The “Big Bird” phenomenon, spurred by Mitt Romney’s comment during the first presidential debate that he would cut spending for PBS to reduce the deficit, has evolved into one of the hottest political memes of the 2012 election. During the debate Romney’s Big Bird comment received 135,332 Tweets Per Minute, and continues to have a significant flow of Tweets- both joking and not- up to today’s vice-presidential debates over a week later. The comment also spawned the expected horde of memes, and the Huffington Post published a letter from an 8 year old girl to Mitt Romney telling him to “Find something else to cut off!”- which received 30,000 likes and nearly 10,000 shares on Facebook. And of course, Big Bird made appearances on both Saturday Night Live and the Colbert Report.
This seems to be the definitive example of the sort of content we expect to see generated during a great political spectacle like the presidential elections. The original statement was itself an offhand comment, which becomes the memorable sound-bite for an hour and a half-long debate, is extensively “fact-checked” by both sides despite being essentially a joke, and made into an easy laugh for comedians and casual commenters.
The phenomenon can be read as a truly depressing indicator of the state of politics today. Indeed, a new ad by “Obama for America” , which plays off the public outcry against Romney’s “attack” on the much-beloved Big Bird, has also spurred a torrent of criticism from both sides of the aisle about this cheap, pandering tactic that is largely devoid of any real political content.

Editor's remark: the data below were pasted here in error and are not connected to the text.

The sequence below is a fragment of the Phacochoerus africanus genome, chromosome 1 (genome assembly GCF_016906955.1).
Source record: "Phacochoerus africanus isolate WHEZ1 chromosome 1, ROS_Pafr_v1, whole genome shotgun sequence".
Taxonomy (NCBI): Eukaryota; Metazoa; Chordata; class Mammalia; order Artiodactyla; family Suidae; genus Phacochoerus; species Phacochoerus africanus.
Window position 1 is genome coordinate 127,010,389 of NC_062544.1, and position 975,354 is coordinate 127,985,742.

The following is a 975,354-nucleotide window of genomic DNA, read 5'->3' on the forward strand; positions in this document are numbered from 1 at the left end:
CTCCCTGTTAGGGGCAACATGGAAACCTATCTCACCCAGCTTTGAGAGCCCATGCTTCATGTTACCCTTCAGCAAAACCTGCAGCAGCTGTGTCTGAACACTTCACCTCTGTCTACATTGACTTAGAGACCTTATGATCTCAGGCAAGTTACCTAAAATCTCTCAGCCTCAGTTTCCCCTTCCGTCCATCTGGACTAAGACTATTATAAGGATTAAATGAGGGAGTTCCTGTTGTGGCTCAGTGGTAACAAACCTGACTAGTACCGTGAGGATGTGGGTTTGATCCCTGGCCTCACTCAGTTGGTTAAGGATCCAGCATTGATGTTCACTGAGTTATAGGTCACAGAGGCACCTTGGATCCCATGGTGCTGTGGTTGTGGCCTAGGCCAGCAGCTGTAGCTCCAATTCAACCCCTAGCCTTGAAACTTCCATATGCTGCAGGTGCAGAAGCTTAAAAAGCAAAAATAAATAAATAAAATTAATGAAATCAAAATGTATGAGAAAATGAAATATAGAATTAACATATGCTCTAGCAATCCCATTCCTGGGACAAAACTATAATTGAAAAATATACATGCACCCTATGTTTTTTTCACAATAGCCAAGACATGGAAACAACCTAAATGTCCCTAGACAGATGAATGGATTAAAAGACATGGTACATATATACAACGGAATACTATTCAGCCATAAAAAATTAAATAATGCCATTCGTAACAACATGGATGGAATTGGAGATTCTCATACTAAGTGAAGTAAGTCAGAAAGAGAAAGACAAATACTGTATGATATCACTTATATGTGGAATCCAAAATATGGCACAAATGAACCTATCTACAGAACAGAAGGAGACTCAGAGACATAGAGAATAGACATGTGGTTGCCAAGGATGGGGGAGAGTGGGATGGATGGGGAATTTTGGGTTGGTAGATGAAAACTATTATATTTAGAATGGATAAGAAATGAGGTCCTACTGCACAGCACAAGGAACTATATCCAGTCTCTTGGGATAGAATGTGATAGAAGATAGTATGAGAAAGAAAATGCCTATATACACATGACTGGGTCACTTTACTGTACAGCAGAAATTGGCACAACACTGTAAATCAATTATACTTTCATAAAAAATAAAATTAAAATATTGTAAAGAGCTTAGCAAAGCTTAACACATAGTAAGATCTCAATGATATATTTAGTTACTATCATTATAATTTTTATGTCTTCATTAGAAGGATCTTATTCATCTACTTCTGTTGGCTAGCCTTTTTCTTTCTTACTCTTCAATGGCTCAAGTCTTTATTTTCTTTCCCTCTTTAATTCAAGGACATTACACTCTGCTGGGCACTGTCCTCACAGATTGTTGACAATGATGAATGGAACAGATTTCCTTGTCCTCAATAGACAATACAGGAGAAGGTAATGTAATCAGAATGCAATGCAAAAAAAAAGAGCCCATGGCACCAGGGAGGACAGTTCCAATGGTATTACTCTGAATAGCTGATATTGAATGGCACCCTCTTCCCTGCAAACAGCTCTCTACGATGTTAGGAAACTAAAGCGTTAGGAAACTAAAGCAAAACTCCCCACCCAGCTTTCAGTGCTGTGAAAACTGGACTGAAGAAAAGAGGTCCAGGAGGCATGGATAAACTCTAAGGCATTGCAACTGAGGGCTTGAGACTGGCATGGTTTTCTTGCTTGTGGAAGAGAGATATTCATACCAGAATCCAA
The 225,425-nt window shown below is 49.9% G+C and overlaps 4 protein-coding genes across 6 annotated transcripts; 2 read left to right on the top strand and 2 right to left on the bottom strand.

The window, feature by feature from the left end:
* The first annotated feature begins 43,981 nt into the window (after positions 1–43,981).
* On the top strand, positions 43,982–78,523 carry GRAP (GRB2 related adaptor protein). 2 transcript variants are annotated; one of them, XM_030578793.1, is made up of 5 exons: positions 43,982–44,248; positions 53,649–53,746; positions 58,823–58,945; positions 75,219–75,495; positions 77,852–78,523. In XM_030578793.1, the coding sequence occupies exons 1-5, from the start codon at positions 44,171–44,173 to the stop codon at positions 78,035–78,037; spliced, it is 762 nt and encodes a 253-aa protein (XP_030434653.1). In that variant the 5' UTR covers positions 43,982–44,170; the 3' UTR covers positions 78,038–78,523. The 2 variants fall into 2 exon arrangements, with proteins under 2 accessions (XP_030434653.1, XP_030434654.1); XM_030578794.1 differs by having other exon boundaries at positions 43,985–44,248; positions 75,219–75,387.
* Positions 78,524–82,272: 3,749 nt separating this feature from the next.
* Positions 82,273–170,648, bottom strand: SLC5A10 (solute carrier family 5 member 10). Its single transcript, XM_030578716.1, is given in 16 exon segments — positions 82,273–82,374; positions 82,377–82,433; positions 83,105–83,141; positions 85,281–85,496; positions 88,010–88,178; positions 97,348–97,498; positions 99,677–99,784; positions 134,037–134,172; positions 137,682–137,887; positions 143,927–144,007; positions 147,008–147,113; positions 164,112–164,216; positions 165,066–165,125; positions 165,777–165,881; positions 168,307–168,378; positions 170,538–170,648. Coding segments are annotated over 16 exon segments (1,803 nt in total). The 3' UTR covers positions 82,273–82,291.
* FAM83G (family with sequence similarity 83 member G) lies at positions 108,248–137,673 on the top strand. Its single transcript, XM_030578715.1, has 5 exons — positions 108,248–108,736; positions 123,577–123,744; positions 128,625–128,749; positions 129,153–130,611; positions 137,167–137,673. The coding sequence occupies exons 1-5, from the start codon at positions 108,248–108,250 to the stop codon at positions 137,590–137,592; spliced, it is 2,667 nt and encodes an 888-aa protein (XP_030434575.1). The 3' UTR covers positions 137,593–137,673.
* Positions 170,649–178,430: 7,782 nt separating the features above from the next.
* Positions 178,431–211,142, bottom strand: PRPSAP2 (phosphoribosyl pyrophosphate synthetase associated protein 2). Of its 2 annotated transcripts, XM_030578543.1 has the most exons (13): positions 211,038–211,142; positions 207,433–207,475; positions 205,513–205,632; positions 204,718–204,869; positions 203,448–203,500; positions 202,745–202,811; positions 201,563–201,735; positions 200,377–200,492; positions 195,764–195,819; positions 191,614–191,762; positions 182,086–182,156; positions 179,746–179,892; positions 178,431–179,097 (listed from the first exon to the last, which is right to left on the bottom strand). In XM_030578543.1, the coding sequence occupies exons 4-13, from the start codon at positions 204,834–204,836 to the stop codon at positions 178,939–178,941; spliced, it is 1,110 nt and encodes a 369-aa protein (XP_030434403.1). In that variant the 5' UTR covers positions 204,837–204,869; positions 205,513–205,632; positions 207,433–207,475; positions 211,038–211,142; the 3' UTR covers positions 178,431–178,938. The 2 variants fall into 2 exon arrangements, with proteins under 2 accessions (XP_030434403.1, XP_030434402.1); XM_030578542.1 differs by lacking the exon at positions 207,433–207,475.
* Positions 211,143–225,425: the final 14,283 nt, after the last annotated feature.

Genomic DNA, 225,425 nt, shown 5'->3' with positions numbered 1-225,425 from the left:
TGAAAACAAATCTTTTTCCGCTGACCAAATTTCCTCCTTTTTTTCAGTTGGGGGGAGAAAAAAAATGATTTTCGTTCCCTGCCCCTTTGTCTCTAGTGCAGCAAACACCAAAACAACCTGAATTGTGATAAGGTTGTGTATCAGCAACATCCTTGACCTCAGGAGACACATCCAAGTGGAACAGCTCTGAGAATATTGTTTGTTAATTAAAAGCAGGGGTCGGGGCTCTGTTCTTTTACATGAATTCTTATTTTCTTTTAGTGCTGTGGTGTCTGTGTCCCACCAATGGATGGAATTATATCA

The whole thing seems like a perfect example of what Jodi Dean calls “communicative capitalism“, where the emphasis of political communications is no longer on content, but merely on the broadcasting and circulation of messages and counter-messages. In this case, Romney’s comment about big bird becomes an over-determined symbol of a political statement, whose very emptiness makes it easy for individuals to respond and comment upon it, and for the Obama campaign to appropriate and recirculate as a kind of political symbol of response rather than deep political statement. The amount of attention the original comment and subsequent ad have received, and the response visible in Youtube comments, on Facebook, Twitter and Reddit, all suggest an active dialogue and participation with this political issue, but ultimately it all seems to be a sort of empty signifier, with the majority of the comments either laughing at one side or the other, or reiterating support for or against Big Bird-policies- with many making the too-obvious joke, “Big bird for president!”
Those who try to analyze the real content of the statement, pointing out that Romney made his statement in the context of reducing our federal debt and not out of a special hatred for Big Bird, that Sesame Street and Big Bird could easily continue without government funding as a private venture, and the comically tiny proportion of government spending that PBS takes up, are ultimately missing the point.
(IMAGE: Small red line is labelled “Public Broadcasting”, big red line is labelled “Defense Budget”. Proportions are accurately represented.)
In the world of media, it doesn’t really matter what the facts are, what the “whole” story is…people know that Romney said he would cut spending for Big Bird, and respond viscerally to that statement.